Keep a Proper Perspective
Whether your child is in a competition or doing an audition, it is good for both of you to keep things in proper perspective. Look at the big picture. In 10 years, how important will this event be? Will this event determine your child’s future? If not, relax!
“There will always be someone better than you, either now or in the future.”
“It isn’t important to be THE best; it is just important that you do YOUR best.”
Consider every competition, every audition as a learning opportunity. What should your child learn? How to deal with stress and pressure. How to deal with disappointment. How to deal with success. Learning empathy – feeling for the other person. Importance of proper preparation. How to handle constructive criticism. Life goes on – learn what you can from the experience and move on. Go forward!
Keep Yourself and Your Speech under Control
Help your child by keeping yourself under control. Keep your temper, your emotions, your stress under control so you don’t negatively affect your child and his performance.
Please don’t ask your child if she is nervous. You can be nervous for her, but don’t let your nervousness be contagious. I think I get more nervous when my kids perform than they do, even still! But I try to not let them know that.
Be careful about what you say. Remember, you can’t take back what you have said, and your child will remember what you said. If they make mistakes in their performance, they know it. They don’t need you to list every one of them.
Be honest in your comments but encouraging at the same time. Sympathize with your child but help them move on.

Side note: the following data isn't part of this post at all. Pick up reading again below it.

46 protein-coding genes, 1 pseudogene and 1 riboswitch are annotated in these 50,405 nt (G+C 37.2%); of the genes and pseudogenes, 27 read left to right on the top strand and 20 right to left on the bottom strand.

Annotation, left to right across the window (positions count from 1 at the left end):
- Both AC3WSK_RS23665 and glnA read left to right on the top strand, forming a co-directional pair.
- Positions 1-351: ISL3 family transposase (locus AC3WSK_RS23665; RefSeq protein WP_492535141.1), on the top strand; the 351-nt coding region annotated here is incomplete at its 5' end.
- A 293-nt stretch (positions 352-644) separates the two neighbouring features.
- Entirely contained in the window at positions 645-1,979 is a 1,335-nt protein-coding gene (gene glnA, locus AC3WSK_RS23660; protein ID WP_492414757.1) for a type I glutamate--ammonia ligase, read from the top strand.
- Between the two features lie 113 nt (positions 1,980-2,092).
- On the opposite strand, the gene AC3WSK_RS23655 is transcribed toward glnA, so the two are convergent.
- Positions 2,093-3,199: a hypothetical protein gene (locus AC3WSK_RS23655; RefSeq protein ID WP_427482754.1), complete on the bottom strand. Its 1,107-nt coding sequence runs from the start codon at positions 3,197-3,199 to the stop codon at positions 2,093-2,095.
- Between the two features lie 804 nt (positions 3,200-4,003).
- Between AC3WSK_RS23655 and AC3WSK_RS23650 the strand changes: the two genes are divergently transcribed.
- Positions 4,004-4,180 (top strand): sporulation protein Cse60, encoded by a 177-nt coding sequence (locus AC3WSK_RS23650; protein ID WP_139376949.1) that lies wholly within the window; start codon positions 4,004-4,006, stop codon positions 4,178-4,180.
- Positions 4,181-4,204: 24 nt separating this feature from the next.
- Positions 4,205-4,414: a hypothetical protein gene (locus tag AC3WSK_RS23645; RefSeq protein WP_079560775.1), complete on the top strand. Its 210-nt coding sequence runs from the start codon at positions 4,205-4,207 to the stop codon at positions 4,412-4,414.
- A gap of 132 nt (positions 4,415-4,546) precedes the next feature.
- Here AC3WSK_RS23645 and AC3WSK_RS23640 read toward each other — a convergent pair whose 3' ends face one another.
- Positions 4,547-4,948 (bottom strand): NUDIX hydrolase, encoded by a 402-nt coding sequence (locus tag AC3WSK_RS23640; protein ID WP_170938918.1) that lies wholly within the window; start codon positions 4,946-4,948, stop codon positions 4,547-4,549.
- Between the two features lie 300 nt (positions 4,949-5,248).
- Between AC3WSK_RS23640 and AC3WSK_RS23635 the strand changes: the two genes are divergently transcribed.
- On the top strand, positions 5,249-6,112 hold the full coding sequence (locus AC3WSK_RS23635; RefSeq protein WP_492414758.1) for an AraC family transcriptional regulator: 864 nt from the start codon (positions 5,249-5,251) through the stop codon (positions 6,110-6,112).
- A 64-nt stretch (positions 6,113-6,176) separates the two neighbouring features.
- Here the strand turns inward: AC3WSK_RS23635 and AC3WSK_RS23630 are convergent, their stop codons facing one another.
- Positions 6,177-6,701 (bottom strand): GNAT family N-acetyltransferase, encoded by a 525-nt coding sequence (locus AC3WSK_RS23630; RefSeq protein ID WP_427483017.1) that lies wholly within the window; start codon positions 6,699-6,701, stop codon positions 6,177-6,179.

And please, don’t play the blame game. If your child doesn’t win the competition, or get the coveted spot through an audition, don’t blame the judges. Don’t blame the room, the instrument, or anything else. What will that teach your child? Life doesn’t always go your way. Accept it and move forward. And help your child do that as well.
Know Where You are Going
Prepare in advance – know the time your child is scheduled to play, know the location of the event, and know the room your child will play in. Decide in advance how long it will take you to get there and leave in plenty of time!
It is always best to get to the event early. That will give your child time to warmup, time to get oriented, time to get mentally settled, time to breathe.
And give yourself time for the unexpected. We were driving to church one Sunday morning and were hit from behind by another vehicle. We had to stop, deal with the police, insurance, and all that. It messed up our schedule a bit, but it was far more stressful for the driver who hit us. He was taking his son to a chess tournament. Both father and son were very stressed about the event. The son was sick, the father was distracted, they ran into us. Don’t think that helped the son deal with his stress at all! Hopefully they had enough time to get to the tournament before it started!
Recognize and Celebrate Hard Work
Even though your child may not have won, or may not have done as well as he hoped, recognize that he worked hard and survived! Celebrate that she learned a difficult piece of music and faced a challenge. Go out for dinner. Or have an ice cream cone. Or just make a special cake at home to celebrate. Let your child know that you are proud of his efforts, even if he didn’t win.
Remember, parent, your goal in all this is to be a help and a support for your child. Be the one to encourage them to keep on learning and practicing!